Jim hates the fact he took that first step. The darkest one. A mini suicide. The exhilaration of going back, and afterwards the despondency of knowing there was no going back. And so now, each day begins with a false dawn, which bleeds away as the sun falls.
Everything before seems unreal. The low paid jobs that would come and go, the rented flat with only a mild damp problem, and the one thing that made it all bearable – Clare.
He tries to remember their time at the allotment. The crack of dawn. Spring. Clear blue sky, sunshine, fresh. He was ready, spade in hand, to help her turn some soil. Along the edge of the path, she crouched down to show him something: a clump of spreading green foliage, webbed fingers covered with tiny droplets of water like glass beads. Lady’s Mantle, she had called it. What a strange name for a plant, he had thought.
It is getting late. Concrete tower blocks stand in silhouette like prehistoric monuments against a slate sky. Streetlamps ignite, reflecting back on rain-soaked streets glittered with glass, and beyond, the intermittent barking of dogs, motorbikes cutting up the grass in the nearby park.
Jim is waiting, the cold seeping inside.
There is a whistle – Jim turns toward the tower block. A shadow appears. The lad brushes past Jim without a glance. “Follow me,” he hisses.
Jim trails, keeping ten yards back. The lad pulls his cap down low, glances behind before slipping into an alleyway. Jim follows into the dark, holding his barely visible hand in front as he manoeuvres amongst the overstuffed wheelie bins, until the two are face to face.
“Alright, the dough,” the lad spits.
“You got the gear?”
The lad shows a fist. “Proper gold.”
He unravels his fingers. There in his palm, a tiny film-wrapped package, folded tightly. The hand closes.
Jim hands over twenty pounds.
“Nah, man. Price is thirty.”
“We said twenty.”
The lad tuts. “Looks like we got a situ-a-tion.”
Jim can’t see the lad’s eyes in the dark, but he can see the white of enamel, grinning back.
Dark shadows creep up from behind onto the brick wall. Jim turns to see a crowd of bodies blur into one, blocking his exit. The yellow streetlamps spill gold onto the group, some of whom wear caps and scarves, hiding their faces, others in hoodies. Two of them stand barefaced, grinning. The last thing Jim remembers is turning back towards the lad when the lights cut out.
Jim opens his eyes, groggy. His right cheek is numb against the cold cobbled ground. He sits upright. There’s a whiff; it’s not good, a cross between damp and piss. Something is scuttling around behind the wheelie bins. A glass bottle rattles. He sticks a dirty finger into his mouth and counts his teeth. All still there.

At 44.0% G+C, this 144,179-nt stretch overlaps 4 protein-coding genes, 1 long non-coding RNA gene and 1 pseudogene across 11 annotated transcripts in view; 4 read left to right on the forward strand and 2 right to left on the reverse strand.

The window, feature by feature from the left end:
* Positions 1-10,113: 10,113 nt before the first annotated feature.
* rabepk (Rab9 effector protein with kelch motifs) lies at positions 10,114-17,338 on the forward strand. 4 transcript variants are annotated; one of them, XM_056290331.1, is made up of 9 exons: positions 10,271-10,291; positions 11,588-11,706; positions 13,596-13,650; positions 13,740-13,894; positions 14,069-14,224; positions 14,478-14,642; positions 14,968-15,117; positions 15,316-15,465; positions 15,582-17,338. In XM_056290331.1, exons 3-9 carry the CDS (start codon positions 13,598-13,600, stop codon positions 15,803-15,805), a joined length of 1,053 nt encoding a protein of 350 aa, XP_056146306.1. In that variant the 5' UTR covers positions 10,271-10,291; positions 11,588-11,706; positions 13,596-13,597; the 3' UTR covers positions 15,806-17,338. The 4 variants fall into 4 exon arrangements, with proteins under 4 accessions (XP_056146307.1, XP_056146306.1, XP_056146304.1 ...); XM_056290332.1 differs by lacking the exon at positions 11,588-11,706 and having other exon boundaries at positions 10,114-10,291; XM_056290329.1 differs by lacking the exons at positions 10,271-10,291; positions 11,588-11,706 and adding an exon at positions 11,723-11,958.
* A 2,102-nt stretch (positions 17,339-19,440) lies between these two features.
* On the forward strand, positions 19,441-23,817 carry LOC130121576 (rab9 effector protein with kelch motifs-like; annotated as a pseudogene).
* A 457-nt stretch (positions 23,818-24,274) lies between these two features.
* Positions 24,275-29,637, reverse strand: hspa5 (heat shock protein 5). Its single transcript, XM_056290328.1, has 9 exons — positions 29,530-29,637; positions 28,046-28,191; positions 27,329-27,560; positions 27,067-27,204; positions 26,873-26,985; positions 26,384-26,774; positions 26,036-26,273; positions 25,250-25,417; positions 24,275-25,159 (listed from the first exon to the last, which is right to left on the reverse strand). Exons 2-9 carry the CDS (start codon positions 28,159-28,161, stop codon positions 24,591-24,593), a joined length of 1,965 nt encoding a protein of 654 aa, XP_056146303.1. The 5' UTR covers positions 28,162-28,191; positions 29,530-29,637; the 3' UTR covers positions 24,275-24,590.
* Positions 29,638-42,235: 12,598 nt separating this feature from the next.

He stands, knowing before patting his pocket that the money is gone. So is the gear. He could score in Town, but he daren’t show his face. He owes money. Lots of it. And at this time, it’s barely worth it.
Stepping out of the alley he surveys the sky, listens for the traffic, the odd solitary car passing in the distance. He stops by a parked car, looks into the glass for his reflection but sees nothing. He walks on, directionless, his arms and legs heavy, appendages that belong to someone else. He finds himself back where he started, going over old ground. He needs to score but he’s skint. A gust of wind blows; he feels the chill and zips up his coat, tugs his collar up around his neck. He comes to the park and lies down on a bench, crossing his arms over his chest. The leafless branches above sway in the winter breeze. Branches that were lush and green only months earlier.
The welt on his cheek aches. He can’t sleep. The cold has set into his bones and without gear or alcohol time stretches. To stay warm, he walks until he finds himself beneath a motorway overpass, the swish of vehicles passing above rebounds off huge concrete supports. He crosses through a wasteland of rough, overgrown grass and comes to a concrete verge, where downstream the river runs black. Further along the bank, there’s a glimmer.